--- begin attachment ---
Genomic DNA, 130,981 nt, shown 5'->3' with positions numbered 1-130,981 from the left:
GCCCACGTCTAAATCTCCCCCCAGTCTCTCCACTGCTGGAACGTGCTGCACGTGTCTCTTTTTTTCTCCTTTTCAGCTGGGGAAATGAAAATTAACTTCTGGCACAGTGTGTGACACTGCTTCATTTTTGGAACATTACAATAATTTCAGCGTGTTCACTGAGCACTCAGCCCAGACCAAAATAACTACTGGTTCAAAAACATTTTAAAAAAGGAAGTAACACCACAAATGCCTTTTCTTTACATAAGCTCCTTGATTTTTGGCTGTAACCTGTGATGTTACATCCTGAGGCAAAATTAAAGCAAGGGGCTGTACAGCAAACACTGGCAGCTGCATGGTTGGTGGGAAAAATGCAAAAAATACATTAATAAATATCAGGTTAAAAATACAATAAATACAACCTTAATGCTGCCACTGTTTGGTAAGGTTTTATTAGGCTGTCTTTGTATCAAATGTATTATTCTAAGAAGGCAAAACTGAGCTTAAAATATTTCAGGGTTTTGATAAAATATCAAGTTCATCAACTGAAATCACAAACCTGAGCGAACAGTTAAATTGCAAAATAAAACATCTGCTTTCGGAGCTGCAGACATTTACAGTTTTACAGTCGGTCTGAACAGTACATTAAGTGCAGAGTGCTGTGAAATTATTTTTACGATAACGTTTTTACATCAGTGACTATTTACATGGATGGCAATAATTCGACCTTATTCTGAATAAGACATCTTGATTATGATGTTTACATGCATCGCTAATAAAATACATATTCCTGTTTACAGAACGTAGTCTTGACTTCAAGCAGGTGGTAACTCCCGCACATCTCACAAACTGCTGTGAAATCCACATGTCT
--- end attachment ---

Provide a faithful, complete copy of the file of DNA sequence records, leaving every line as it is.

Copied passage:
Genomic DNA, 130,981 nt, shown 5'->3' with positions numbered 1-130,981 from the left:
GCCCACGTCTAAATCTCCCCCCAGTCTCTCCACTGCTGGAACGTGCTGCACGTGTCTCTTTTTTTCTCCTTTTCAGCTGGGGAAATGAAAATTAACTTCTGGCACAGTGTGTGACACTGCTTCATTTTTGGAACATTACAATAATTTCAGCGTGTTCACTGAGCACTCAGCCCAGACCAAAATAACTACTGGTTCAAAAACATTTTAAAAAAGGAAGTAACACCACAAATGCCTTTTCTTTACATAAGCTCCTTGATTTTTGGCTGTAACCTGTGATGTTACATCCTGAGGCAAAATTAAAGCAAGGGGCTGTACAGCAAACACTGGCAGCTGCATGGTTGGTGGGAAAAATGCAAAAAATACATTAATAAATATCAGGTTAAAAATACAATAAATACAACCTTAATGCTGCCACTGTTTGGTAAGGTTTTATTAGGCTGTCTTTGTATCAAATGTATTATTCTAAGAAGGCAAAACTGAGCTTAAAATATTTCAGGGTTTTGATAAAATATCAAGTTCATCAACTGAAATCACAAACCTGAGCGAACAGTTAAATTGCAAAATAAAACATCTGCTTTCGGAGCTGCAGACATTTACAGTTTTACAGTCGGTCTGAACAGTACATTAAGTGCAGAGTGCTGTGAAATTATTTTTACGATAACGTTTTTACATCAGTGACTATTTACATGGATGGCAATAATTCGACCTTATTCTGAATAAGACATCTTGATTATGATGTTTACATGCATCGCTAATAAAATACATATTCCTGTTTACAGAACGTAGTCTTGACTTCAAGCAGGTGGTAACTCCCGCACATCTCACAAACTGCTGTGAAATCCACATGTCT